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Insulin Lispro Injection

Why is this medication prescribed?

Insulin lispro is used to control blood sugar in people who have diabetes. Insulin lispro is in a class of medications called hormones. People who have diabetes do not produce enough natural insulin, a substance that is needed to break down carbohydrates, fats, and proteins from food and to move sugar from the blood to other parts of the body. Insulin lispro works by replacing the insulin that is normally produced by the body. Insulin lispro starts working more quickly but continues to work for a shorter time than regular insulin. Insulin lispro is always used with other medications for diabetes. You will need to use another type of insulin or take an oral medication, depending on the type of diabetes you have.

How should this medicine be used?

Insulin lispro comes as a solution (liquid) to inject subcutaneously (under the skin). It is usually injected 15 minutes before a meal or immediately after a meal. Your doctor will tell you how many times you should inject insulin lispro each day. Follow the directions on your prescription label carefully, and ask your doctor or pharmacist to explain any part you do not understand. Use insulin lispro exactly as directed. Do not use more or less of it or use it more often than prescribed by your doctor.

Never use insulin lispro when you have symptoms of hypoglycemia (low blood sugar) or if you have checked your blood sugar and found it to be low. Call your doctor in these cases.

Insulin lispro controls diabetes but does not cure it. Continue to use insulin lispro even if you feel well. Do not stop using insulin lispro without talking to your doctor. Do not switch to another brand or type of insulin or change the dose of any type of insulin you are using without talking to your doctor.

Insulin lispro comes in vials, cartridges that contain medication and are to be placed in dosing pens, and dosing pens that contain cartridges of medication. Be sure you know what type of container your insulin lispro comes in and what other supplies, such as needles, syringes, or pens you will need to inject your medication.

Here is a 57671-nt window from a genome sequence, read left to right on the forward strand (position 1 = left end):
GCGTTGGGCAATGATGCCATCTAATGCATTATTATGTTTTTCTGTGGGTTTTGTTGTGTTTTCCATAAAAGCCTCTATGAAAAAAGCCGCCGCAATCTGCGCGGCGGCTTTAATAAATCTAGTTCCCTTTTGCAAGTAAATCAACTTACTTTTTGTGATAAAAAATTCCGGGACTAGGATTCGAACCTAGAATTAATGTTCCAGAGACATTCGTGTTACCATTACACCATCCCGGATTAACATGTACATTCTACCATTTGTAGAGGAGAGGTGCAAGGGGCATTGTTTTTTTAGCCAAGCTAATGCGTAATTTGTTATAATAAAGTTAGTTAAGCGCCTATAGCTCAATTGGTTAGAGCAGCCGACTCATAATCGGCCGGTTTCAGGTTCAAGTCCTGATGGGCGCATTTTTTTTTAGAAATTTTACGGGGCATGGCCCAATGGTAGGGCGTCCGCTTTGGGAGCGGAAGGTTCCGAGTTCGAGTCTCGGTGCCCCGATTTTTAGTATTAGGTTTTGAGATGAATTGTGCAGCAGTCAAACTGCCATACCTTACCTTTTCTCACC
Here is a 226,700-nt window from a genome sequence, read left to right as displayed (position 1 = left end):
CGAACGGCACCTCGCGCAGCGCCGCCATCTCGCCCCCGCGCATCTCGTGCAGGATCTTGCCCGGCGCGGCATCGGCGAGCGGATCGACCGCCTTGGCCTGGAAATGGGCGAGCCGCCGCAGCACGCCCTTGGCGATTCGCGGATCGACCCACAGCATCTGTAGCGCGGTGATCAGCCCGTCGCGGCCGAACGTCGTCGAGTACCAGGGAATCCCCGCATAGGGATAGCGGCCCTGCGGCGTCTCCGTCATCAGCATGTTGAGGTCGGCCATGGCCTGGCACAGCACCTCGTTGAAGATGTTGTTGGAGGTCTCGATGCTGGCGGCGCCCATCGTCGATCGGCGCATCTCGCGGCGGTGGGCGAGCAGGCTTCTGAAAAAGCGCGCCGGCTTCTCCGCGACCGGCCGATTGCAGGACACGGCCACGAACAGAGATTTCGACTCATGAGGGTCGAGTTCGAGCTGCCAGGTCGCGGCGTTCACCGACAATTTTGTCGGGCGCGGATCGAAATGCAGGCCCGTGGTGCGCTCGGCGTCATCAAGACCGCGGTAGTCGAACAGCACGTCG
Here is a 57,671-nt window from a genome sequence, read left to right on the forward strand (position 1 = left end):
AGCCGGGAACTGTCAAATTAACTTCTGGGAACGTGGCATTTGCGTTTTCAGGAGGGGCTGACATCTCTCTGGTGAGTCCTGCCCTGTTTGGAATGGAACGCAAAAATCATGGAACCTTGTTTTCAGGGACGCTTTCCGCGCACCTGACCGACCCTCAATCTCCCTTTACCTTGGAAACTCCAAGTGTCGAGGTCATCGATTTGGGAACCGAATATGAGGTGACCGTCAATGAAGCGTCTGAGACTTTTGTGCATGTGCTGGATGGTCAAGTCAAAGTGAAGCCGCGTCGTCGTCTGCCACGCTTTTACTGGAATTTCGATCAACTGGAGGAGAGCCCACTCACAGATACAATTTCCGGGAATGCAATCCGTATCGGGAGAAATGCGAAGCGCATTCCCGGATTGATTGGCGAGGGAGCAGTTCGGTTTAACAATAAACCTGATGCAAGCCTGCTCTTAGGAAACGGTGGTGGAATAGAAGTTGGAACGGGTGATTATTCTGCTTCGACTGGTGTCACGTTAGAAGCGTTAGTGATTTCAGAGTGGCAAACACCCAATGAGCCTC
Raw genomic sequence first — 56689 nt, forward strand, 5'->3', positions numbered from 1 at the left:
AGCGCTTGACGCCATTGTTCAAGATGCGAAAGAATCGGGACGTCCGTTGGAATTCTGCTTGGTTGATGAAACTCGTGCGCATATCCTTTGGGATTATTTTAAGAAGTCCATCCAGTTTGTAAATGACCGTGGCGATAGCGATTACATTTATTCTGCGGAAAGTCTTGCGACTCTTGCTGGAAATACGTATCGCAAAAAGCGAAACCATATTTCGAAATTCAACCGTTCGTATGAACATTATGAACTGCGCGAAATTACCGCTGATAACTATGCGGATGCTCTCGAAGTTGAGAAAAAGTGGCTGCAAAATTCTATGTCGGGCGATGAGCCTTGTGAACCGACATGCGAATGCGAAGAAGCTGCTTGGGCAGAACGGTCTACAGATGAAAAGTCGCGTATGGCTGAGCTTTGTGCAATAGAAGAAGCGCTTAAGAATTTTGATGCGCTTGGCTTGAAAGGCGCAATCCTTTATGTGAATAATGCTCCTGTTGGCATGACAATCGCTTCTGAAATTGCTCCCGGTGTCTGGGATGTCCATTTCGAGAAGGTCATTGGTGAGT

If your insulin lispro comes in vials, you will need to use syringes to inject your dose. Be sure to use syringes that are marked U-100. Ask your doctor or pharmacist if you have questions about the type of syringe you should use.

If your insulin lispro comes in cartridges, you will need to purchase an insulin pen separately. Check the manufacturer's information for the patient to see what type of pen is right for the cartridge size you are using. Carefully read the instructions that come with your pen, and ask your doctor or pharmacist to show you how to use it. Ask your doctor or pharmacist if you have questions about the type of pen you should use.

If your insulin lispro comes in pens, be sure to read and understand the manufacturer's instructions. Ask your doctor or pharmacist to show you how to use the pen. Follow the directions carefully, and always prime the pen before use. Never remove the cartridge from the pen or attempt to add any other type of insulin to the cartridge.

Never reuse needles or syringes and never share needles, syringes, cartridges, or pens. If you are using an insulin pen, always remove the needle right after you inject your dose. Throw away needles and syringes in a puncture-resistant container. Ask your doctor or pharmacist how to dispose of the puncture resistant container.

Your doctor may tell you to mix your insulin lispro with another type of insulin in the same syringe. Your doctor will tell you exactly how to do this. Always draw insulin lispro into the syringe first, always use the same brand of syringe, and always inject the insulin immediately after mixing.

You can inject your insulin lispro in your thighs, stomach, or upper arms. Each time you inject insulin lispro you should choose a spot that is at least 1/2 inch away from the spot where you gave your last injection.

Always look at your insulin lispro before you inject it. It should be as clear, colorless, and fluid as water. Do not use your insulin lispro if it is colored, cloudy, thickened, or contains solid particles, or if the expiration date on the bottle has passed.

If your insulin lispro comes in vials, follow these steps to prepare your dose:

  • Wash your hands.
  • If you are using a new bottle, flip off the plastic cap, but do not remove the stopper.
  • Wipe the top of the bottle with an alcohol swab.
  • Pull back the plunger of the syringe until the top of the plunger is even with the dose your doctor told you to inject.